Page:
Beauty is sweet to us, because she dances to the same fleeting tune with our lives./ Knowledge is precious to us, because we shall never have time to complete it.
—Rabintranath Tagore, from “The Gardener”
It is not quite right, the dark rye bread.
Memory serves a darker taste, a denser
dough, a coarser grain. It is not easy
to wait on memory. It knows what it wants,
and what it wants is not this here, not this now,
not this dark round loaf I made with 50 percent rye flour,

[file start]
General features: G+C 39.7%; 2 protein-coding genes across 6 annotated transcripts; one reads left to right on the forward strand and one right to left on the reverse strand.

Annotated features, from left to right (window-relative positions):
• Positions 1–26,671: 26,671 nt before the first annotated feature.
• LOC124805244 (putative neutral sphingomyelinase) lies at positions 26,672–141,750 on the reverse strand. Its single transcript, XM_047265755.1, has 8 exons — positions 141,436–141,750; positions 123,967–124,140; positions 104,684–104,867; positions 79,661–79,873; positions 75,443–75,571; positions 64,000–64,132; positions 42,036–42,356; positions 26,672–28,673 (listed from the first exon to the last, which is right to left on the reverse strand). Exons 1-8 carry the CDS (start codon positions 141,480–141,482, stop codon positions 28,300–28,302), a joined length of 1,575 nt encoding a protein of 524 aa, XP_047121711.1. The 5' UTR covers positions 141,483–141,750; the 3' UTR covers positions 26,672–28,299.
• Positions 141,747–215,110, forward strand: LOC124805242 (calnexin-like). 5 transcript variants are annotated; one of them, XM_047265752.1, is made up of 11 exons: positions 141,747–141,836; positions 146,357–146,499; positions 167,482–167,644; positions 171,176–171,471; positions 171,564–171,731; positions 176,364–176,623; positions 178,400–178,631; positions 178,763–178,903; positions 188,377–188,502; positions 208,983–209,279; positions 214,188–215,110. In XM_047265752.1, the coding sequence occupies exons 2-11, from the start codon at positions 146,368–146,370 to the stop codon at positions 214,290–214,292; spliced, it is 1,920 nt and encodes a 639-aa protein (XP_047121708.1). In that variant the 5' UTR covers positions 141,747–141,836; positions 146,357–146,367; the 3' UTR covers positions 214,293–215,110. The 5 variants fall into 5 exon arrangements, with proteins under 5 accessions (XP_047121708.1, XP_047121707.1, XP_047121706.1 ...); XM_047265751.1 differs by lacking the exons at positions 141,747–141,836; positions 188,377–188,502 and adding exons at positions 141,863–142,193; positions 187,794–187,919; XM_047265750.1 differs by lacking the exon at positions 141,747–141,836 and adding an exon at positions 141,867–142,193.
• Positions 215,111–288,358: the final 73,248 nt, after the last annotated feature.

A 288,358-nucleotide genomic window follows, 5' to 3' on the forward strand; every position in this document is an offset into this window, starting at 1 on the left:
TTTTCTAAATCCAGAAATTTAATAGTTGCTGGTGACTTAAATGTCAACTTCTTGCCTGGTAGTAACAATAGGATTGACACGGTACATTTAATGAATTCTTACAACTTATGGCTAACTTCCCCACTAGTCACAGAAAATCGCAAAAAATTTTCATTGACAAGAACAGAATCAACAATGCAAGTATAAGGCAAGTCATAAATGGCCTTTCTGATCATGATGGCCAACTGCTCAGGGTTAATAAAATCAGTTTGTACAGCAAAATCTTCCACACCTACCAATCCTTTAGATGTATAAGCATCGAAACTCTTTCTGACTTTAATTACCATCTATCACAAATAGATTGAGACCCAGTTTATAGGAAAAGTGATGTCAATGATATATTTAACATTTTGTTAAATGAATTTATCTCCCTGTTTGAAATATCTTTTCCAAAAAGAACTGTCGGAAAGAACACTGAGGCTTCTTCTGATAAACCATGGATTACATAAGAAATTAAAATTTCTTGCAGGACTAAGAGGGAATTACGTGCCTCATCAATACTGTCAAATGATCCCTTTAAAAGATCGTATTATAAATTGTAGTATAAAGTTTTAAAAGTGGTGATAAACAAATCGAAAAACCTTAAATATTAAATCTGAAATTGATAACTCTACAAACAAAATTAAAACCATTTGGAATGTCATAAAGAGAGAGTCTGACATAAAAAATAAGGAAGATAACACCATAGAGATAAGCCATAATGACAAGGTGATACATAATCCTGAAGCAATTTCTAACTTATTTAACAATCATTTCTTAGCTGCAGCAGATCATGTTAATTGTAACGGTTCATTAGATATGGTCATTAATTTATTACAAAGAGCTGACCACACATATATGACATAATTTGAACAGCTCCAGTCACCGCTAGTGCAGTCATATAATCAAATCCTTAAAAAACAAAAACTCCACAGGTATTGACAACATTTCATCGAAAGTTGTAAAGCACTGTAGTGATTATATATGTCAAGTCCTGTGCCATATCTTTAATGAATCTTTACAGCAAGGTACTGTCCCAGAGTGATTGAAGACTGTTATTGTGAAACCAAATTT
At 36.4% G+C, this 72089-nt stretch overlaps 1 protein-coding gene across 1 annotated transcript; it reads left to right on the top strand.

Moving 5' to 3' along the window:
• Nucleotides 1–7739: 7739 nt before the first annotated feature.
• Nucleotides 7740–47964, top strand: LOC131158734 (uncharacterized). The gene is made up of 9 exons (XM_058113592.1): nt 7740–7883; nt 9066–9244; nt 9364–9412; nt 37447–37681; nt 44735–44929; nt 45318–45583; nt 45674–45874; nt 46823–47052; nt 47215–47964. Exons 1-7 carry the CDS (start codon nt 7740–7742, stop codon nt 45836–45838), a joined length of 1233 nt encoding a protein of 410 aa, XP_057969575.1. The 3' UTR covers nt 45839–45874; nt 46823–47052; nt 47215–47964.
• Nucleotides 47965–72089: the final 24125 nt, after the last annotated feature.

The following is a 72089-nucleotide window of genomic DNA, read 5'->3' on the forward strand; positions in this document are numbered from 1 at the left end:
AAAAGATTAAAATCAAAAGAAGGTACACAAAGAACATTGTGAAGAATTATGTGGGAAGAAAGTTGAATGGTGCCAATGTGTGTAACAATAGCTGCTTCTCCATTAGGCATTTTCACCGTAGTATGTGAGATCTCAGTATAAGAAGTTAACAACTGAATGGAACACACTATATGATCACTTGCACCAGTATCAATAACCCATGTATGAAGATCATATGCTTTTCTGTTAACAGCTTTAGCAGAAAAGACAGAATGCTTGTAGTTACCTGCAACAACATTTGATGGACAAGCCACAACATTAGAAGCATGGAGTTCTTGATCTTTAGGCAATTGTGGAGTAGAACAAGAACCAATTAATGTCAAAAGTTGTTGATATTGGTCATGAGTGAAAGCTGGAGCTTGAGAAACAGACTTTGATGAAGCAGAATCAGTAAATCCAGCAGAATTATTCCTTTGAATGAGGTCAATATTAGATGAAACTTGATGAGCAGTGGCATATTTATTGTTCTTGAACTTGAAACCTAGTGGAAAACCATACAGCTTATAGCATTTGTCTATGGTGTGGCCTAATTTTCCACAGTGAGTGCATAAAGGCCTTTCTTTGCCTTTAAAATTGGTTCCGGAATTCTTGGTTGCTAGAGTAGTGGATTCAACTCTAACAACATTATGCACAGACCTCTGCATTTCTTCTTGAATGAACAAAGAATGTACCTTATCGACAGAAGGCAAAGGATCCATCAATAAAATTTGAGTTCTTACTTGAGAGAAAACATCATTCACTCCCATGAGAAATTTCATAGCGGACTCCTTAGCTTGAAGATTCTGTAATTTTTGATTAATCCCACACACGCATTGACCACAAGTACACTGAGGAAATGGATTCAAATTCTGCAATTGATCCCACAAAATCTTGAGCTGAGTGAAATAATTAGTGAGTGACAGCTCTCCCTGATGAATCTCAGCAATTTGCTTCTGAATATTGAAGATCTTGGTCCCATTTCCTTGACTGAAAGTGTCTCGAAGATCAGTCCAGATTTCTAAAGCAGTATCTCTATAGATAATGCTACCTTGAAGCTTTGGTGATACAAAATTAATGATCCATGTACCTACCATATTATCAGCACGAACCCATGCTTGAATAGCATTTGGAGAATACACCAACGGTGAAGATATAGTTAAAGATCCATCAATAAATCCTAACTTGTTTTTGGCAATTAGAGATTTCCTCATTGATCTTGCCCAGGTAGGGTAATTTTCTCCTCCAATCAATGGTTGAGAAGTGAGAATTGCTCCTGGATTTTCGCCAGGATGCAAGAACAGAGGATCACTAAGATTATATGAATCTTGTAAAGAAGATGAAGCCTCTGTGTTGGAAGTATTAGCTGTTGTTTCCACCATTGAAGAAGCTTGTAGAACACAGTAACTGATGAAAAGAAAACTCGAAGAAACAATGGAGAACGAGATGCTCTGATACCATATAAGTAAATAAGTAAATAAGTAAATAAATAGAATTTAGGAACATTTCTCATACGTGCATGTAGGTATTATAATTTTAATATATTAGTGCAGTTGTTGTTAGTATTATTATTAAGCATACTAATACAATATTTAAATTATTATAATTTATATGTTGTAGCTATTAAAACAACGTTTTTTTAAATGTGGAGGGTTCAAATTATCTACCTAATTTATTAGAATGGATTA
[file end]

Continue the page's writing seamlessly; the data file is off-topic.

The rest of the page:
25 percent rye meal and 25 percent bread flour,
two tablespoons of molasses, a teaspoon and a half
of salt, plus water and one third cup of sourdough starter.
It is good, this bread with chewy crumb and crackling crust,
if I eat it alone and ask memory to go sit in the corner.
But part way through my slice, I hear memory’s low mutter:
It was better then, the way it was once, before.
It was darker. And denser. Mmm hmm. It was better.
It was. So fine then. I know that you remember.